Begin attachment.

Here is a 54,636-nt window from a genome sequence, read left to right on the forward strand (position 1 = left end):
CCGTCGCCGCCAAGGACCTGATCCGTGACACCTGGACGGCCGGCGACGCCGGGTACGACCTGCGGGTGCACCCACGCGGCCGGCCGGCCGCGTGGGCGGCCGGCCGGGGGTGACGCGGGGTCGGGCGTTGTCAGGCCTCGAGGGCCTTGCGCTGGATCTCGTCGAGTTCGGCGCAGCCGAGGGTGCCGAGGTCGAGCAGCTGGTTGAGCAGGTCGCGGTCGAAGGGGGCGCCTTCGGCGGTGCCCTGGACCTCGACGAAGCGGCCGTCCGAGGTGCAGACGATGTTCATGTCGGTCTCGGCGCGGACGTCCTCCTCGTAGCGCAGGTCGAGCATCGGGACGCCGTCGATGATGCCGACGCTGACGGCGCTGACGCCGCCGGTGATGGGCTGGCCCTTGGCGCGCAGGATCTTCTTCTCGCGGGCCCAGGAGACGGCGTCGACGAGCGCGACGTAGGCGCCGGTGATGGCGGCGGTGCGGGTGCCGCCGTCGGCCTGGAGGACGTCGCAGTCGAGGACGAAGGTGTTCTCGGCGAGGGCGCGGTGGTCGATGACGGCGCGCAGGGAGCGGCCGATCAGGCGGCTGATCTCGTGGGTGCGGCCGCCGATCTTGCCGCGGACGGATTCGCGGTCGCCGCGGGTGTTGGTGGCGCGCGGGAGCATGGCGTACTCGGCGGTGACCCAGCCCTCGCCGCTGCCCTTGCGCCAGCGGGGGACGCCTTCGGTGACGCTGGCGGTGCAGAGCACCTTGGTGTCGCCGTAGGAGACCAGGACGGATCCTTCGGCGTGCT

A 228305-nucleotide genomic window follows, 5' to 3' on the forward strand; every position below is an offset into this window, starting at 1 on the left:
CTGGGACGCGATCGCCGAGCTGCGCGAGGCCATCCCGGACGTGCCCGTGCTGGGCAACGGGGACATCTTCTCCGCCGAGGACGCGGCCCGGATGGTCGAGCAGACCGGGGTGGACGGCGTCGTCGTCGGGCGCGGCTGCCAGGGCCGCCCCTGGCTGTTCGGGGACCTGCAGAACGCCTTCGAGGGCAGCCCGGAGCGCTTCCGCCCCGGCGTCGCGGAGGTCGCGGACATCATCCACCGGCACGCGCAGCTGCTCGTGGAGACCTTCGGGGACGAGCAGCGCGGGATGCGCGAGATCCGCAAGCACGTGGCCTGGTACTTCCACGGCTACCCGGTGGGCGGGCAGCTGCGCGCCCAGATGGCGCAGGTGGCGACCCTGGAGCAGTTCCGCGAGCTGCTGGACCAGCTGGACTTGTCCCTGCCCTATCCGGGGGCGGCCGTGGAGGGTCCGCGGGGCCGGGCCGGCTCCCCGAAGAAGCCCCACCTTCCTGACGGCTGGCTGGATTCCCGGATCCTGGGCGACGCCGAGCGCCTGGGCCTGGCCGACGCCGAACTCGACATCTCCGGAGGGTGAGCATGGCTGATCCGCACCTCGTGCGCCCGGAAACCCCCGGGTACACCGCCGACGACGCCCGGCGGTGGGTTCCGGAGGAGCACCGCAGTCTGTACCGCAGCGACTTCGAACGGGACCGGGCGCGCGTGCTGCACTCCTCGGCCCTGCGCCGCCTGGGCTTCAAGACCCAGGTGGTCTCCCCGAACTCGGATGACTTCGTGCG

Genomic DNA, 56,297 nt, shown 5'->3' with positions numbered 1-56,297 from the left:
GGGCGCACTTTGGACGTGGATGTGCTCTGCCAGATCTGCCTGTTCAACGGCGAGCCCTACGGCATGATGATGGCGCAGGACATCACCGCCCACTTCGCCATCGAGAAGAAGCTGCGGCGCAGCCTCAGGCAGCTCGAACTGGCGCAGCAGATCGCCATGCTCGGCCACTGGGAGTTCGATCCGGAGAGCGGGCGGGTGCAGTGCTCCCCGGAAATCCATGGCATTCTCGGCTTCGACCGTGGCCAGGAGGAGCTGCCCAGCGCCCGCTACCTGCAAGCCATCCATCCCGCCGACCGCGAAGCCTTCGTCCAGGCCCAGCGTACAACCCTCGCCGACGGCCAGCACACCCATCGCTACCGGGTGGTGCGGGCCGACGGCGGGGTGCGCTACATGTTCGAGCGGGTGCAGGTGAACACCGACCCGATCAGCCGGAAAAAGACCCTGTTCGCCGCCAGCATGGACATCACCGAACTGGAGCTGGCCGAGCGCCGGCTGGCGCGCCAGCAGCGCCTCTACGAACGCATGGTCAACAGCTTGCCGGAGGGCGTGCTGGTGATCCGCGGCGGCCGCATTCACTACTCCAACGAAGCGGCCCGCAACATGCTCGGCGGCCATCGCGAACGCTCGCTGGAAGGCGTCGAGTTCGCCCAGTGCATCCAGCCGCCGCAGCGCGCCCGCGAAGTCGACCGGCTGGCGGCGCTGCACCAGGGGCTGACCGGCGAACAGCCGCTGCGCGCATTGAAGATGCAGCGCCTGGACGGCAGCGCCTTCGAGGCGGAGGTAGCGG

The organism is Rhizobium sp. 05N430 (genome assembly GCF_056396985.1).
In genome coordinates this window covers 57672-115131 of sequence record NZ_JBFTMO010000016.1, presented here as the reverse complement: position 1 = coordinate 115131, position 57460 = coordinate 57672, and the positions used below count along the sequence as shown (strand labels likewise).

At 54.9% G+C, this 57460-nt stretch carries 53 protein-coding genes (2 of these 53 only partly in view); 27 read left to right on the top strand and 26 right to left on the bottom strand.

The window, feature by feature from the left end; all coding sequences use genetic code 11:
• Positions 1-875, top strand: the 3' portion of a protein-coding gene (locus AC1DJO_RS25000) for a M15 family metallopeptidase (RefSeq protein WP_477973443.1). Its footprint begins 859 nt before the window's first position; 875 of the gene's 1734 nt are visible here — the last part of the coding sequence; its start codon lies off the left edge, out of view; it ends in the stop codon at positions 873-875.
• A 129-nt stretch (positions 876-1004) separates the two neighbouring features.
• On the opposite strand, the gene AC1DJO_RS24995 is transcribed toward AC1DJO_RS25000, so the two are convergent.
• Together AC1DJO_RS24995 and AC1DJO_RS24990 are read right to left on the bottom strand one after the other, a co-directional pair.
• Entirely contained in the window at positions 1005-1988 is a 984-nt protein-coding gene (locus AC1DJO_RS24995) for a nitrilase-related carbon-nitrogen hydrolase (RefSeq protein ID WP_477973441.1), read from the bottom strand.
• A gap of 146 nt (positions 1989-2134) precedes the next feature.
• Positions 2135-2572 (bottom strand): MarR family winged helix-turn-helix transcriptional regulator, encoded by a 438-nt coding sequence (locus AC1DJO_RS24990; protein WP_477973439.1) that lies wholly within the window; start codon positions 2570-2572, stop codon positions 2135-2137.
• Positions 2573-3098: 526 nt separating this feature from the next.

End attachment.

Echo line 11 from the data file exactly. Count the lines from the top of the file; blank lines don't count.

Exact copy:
• Positions 1-875, top strand: the 3' portion of a protein-coding gene (locus AC1DJO_RS25000) for a M15 family metallopeptidase (RefSeq protein WP_477973443.1). Its footprint begins 859 nt before the window's first position; 875 of the gene's 1734 nt are visible here — the last part of the coding sequence; its start codon lies off the left edge, out of view; it ends in the stop codon at positions 873-875.